The must-see musical The Book of Mormon continues its box office domination on Broadway, London’s west end and on the road in Toronto, where it is now in its second run.
There’s startling irreverence and outrageousness in the show, which holds to traditional values of golden age musical comedy. But it’s satire; cleverness overrides sensitive situations.
Gavin Creel, who plays Elder Price, says “the piece itself is crafted in a way that I think gives room for people to be, obviously offended, but also moved, you know.”
“I think the show has an intense amount of intelligence to it. It’s not just shock for shock’s sake, you know there’s a great beating heart at the centre of it.”
Potential offensive references are smoothed by cutting edge humor. Keep the faith, it’s all in good fun, and there’s no outcry from the church in Salt Lake City.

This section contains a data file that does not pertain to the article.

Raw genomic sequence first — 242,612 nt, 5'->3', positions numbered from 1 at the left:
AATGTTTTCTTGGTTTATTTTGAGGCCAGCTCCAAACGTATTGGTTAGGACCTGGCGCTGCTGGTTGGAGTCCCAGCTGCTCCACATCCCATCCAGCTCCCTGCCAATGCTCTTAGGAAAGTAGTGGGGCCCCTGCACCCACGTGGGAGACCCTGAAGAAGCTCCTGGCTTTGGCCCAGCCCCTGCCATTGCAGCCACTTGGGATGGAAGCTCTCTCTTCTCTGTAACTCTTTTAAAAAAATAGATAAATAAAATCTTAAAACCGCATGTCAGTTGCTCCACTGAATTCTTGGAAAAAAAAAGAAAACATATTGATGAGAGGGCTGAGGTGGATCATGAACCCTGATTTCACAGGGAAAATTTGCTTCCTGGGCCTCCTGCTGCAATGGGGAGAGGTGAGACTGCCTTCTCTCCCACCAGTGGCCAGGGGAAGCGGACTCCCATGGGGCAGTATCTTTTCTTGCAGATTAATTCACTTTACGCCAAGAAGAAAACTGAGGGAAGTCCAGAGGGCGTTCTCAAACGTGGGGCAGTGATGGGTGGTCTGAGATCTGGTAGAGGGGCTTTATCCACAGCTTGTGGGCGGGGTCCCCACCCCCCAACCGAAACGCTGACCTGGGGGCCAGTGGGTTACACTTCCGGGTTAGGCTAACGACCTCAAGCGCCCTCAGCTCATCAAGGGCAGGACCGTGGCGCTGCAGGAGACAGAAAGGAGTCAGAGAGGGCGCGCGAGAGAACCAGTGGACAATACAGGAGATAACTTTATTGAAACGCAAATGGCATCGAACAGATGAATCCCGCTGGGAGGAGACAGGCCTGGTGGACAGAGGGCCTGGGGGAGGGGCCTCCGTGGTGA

Christopher John O’Neil (Elder Cunningham): “A lot of people think it’s 2 1/2 hours of bashing Mormons, and it’s not that at all. The Mormon aspect of the call is just the jumping-off point, and as the show progresses it becomes less about Mormonism and more about faith in general and being a good person, and who cares what you believe in.”
Gleefully decadent, deliciously self-indulgent, the show exaggerates human frailties. It unleashes toxic laughter, but sure made our Alex Reynolds feel good.
Don’t expect a church service, but a devilishly, humorous, good religious experience.
The Toronto engagement of The Book of Mormon has been extended to November 30th at the Princess of Wales Theatre.